LONG BEACH — If Councilman Clarence Smith gets a call from one of his constituents in the crime-ridden 6th District at the edge of downtown, he can usually predict the topic before he even picks up the phone.
"About 70% of the calls I receive are drug-related complaints that center on a house or an apartment where drug traffic is taking place," said Smith, who says that landlords might be better than police at driving out drug peddlers.
Taking a cue from other cities that have begun pressuring landlords to stop the drug traffic that can turn an apartment building into a 24-hour armed drug store, Smith is proposing an ordinance that would force landlords to take action against drug-peddling tenants, including eviction.
No New Powers Endowed
The ordinance, now being drafted for consideration by the City Council, would not endow the city with any new powers. State law gives municipalities the authority to go to civil court to eliminate a public nuisance, which could include drug trafficking in someone's home. Another state law, specifically aimed at drug dealing and increasingly used by Los Angeles authorities, allows police and city prosecutors to file a narcotics-abatement lawsuit against building owners. Judges have ordered landlords to hire security guards or install lighting to discourage drug dealing, and in some cases, have approved the eviction of drug-trafficking tenants.
Long Beach authorities have yet to resort to such tactics, however.
Smith's proposal would take a slightly different approach, and would be patterned after a four-year-old Compton ordinance that officials there say has helped clean up some drug houses.
If police records or neighborhood complaints indicated an apartment or rental house was being used for drug dealing, the evidence would be presented to the City Council, which would hold a public hearing. If the council concluded there was a drug problem, it could order the landlord to take steps against the tenant.
"We're saying to the landlord, 'Get them out,' " said Councilman Evan Anderson Braude, who sits on a council subcommittee that approved the proposal.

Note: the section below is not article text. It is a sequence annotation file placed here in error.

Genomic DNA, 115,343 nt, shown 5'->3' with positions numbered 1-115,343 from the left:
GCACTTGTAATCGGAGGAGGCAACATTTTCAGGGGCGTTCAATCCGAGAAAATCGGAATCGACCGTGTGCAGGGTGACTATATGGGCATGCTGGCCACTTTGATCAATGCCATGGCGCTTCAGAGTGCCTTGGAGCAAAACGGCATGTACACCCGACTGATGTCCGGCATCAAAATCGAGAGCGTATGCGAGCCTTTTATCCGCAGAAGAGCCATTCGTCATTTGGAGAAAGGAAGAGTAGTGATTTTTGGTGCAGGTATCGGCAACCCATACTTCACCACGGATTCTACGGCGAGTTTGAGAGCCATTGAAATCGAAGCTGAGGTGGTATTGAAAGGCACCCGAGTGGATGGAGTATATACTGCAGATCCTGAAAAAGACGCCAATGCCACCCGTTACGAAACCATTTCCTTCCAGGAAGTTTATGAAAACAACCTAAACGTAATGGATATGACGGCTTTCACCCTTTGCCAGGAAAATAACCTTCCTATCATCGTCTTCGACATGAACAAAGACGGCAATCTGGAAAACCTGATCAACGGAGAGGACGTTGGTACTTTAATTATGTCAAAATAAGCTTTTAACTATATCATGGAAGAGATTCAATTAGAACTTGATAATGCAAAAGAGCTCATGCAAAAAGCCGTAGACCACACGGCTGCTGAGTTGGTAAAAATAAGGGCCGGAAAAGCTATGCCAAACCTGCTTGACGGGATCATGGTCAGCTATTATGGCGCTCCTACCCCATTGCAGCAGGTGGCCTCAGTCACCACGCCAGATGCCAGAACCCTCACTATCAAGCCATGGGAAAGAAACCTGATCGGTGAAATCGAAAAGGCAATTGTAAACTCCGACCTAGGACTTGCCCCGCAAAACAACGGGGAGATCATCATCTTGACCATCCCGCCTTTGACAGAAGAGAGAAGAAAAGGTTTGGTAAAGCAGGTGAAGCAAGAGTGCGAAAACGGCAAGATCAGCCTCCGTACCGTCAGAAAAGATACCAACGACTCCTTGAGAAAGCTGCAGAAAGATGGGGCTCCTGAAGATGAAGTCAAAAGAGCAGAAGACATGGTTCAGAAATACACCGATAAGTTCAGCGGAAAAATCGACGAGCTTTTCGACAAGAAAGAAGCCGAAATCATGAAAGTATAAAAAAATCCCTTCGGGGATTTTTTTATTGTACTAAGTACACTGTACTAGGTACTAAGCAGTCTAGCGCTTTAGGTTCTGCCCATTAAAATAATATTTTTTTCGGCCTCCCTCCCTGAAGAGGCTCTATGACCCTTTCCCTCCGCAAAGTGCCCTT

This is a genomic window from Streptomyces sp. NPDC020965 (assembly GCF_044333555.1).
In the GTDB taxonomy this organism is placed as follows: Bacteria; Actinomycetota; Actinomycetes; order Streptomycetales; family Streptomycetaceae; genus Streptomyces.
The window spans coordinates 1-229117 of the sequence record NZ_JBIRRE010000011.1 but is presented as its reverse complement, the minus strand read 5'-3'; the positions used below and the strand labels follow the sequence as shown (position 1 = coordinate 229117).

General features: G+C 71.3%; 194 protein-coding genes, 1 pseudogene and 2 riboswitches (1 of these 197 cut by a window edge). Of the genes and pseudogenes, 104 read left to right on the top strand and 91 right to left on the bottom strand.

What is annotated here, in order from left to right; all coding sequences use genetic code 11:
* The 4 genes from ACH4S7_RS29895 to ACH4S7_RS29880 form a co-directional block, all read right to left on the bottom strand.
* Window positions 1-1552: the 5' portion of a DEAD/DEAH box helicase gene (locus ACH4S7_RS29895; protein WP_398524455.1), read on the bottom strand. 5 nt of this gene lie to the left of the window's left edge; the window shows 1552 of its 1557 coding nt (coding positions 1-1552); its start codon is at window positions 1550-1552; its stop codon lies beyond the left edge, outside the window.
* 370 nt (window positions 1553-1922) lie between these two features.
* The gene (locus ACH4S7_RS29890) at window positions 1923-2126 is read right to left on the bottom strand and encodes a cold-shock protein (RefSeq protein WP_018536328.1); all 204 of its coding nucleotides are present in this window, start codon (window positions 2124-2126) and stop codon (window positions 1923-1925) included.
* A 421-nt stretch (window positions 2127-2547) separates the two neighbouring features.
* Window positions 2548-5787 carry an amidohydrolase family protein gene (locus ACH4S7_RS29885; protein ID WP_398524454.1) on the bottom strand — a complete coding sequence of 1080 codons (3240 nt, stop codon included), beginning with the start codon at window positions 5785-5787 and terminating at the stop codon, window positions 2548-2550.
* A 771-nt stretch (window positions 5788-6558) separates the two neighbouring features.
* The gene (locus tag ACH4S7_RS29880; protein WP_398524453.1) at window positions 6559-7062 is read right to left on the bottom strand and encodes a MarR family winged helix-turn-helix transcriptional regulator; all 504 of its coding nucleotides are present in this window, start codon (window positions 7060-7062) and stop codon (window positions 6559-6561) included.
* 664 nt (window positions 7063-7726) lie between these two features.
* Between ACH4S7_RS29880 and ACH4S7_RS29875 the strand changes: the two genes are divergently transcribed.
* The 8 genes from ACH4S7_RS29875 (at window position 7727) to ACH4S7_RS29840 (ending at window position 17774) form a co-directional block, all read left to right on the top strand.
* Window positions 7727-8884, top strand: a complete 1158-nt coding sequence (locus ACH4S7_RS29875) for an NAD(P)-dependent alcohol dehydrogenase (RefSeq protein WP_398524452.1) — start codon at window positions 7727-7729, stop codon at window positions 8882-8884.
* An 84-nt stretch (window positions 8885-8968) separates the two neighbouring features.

Reduced Drug Traffic
In Compton, Ron Hawkins of the city's code enforcement office said the City Council has held about 100 drug hearings since adopting its anti-drug ordinance in 1985. "It's ceased a lot of drug traffic at those locations," said Hawkins, who had no figures of how many tenants have been evicted by landlords a result of the hearings. He added that the city itself has never gone to court to evict a drug dealer.
"If the people move out, the problem stops. Sometimes it (the hearings) works, sometimes it doesn't," Compton Police Sgt. Willie Mosely said.
Long Beach officials say they would hope a public airing of drug complaints would be enough of a prod to stop apartment drug activity without having to take city action to kick the tenants out.
"We hope the City Council hearing will encourage a tenant to realize his days are numbered and get out," said Asst. City Atty. Robert E. Shannon.
If a building owner did move to evict a tenant for drug use, Shannon said only a 30-day notice would be necessary, since that is all local law mandates. Unlike cities with rent-control ordinances, Long Beach does not require a landlord to have a specific reason for eviction.
Nonetheless, the president of one of California's largest apartment owner associations questions the propriety of throwing out a tenant for drug trafficking if he has not been convicted of a narcotics sales offense.
"If we go in and evict them on the basis of using drugs they go to (eviction) court and say I haven't been convicted," argued Dan Faller, president of the Apartment Owners Assn. of Southern California, which represents about 10,000 apartment owners. "I'm afraid they're playing with the justice system."
Still, Faller says that if an apartment owner was notified by a City Council that a tenant had set up a drug operation in his building, "you'd better believe 99% of owners would evict them."
While Los Angeles, Compton, Gardena and Los Angeles County all have a narcotics abatement law, in some cases just recently adopted, Faller says he has not received any complaints from his members.